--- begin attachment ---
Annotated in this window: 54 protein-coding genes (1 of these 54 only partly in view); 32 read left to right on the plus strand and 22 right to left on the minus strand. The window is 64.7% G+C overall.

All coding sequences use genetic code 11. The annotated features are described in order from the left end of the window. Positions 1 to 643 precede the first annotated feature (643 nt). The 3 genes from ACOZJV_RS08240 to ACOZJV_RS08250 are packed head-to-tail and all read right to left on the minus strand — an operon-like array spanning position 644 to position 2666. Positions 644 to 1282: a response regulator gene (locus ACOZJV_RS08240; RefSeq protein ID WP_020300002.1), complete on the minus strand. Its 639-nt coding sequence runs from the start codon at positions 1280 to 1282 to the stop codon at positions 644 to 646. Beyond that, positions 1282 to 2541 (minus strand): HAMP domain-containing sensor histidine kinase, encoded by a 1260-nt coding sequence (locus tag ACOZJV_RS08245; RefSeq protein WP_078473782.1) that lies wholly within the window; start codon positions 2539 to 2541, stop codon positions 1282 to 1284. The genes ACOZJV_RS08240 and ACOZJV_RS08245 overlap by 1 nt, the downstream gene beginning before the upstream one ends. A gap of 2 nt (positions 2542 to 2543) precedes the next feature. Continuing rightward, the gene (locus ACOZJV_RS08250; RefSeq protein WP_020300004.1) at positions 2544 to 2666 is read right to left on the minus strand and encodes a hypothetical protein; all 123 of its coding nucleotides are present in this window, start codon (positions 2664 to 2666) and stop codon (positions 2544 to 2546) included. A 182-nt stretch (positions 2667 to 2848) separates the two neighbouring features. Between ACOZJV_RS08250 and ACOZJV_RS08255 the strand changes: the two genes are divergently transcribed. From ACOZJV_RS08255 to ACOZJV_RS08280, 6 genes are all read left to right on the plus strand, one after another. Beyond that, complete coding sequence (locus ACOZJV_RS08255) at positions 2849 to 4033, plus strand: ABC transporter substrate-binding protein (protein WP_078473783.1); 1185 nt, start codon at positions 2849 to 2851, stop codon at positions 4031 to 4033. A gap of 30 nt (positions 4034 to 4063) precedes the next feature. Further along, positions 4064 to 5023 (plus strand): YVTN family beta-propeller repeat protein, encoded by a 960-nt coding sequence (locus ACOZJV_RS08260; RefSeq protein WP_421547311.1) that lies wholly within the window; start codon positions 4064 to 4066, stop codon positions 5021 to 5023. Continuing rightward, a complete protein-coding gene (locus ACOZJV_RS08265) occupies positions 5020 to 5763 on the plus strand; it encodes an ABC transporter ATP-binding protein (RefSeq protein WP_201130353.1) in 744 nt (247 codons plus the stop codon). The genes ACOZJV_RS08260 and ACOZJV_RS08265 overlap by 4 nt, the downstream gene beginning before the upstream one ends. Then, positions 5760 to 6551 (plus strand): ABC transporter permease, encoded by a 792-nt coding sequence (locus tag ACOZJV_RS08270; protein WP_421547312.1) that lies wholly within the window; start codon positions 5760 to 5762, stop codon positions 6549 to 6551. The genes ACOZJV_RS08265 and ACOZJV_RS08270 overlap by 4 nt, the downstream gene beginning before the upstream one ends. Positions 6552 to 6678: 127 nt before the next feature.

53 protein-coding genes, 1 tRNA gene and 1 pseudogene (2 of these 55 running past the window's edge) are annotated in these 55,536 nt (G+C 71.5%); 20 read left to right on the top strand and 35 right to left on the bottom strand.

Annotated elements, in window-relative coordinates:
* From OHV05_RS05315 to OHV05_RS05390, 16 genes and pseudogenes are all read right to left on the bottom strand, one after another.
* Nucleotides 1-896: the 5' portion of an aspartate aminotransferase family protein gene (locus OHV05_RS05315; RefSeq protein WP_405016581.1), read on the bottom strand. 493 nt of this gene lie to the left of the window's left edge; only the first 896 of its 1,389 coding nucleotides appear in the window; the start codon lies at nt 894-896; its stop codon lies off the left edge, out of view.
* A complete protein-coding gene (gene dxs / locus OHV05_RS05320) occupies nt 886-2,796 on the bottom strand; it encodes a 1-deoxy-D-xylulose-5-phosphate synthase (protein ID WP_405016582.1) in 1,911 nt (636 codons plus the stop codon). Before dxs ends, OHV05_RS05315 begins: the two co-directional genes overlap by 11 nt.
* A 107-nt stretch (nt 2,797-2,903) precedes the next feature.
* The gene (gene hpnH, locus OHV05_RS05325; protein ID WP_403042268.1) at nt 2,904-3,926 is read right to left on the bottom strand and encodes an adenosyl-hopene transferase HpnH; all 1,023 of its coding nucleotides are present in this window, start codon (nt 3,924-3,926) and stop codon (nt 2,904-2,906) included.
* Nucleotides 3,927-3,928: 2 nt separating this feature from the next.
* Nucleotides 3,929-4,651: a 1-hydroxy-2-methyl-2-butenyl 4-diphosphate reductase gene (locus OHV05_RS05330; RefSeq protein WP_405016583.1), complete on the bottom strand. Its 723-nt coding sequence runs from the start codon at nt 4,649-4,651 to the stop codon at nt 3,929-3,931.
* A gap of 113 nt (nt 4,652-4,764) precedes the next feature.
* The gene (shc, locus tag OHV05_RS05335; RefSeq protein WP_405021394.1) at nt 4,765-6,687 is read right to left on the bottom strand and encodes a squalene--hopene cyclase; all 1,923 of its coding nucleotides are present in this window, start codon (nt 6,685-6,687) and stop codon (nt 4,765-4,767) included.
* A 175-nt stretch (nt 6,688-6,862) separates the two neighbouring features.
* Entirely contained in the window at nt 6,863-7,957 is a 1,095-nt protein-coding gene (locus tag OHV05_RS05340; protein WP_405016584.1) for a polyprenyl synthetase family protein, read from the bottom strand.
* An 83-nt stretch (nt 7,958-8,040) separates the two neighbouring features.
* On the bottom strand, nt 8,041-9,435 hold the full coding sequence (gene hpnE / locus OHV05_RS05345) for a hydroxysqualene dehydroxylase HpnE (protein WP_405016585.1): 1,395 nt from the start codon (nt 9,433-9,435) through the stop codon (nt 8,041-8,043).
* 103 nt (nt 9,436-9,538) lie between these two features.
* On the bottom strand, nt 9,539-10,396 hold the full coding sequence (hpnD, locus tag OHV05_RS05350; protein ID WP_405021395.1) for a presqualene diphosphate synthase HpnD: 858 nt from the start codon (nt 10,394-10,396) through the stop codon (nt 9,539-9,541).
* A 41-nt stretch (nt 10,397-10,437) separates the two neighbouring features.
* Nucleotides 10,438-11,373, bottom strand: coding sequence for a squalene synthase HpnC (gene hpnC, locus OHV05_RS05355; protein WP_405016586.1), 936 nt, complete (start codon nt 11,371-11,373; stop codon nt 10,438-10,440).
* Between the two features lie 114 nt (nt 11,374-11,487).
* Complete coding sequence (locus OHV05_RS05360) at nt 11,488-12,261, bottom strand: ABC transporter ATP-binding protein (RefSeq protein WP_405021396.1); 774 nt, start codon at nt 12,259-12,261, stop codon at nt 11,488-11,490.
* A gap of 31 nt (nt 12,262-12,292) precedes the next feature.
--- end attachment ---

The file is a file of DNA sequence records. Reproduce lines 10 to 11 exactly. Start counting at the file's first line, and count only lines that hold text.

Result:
* Nucleotides 3,927-3,928: 2 nt separating this feature from the next.
* Nucleotides 3,929-4,651: a 1-hydroxy-2-methyl-2-butenyl 4-diphosphate reductase gene (locus OHV05_RS05330; RefSeq protein WP_405016583.1), complete on the bottom strand. Its 723-nt coding sequence runs from the start codon at nt 4,649-4,651 to the stop codon at nt 3,929-3,931.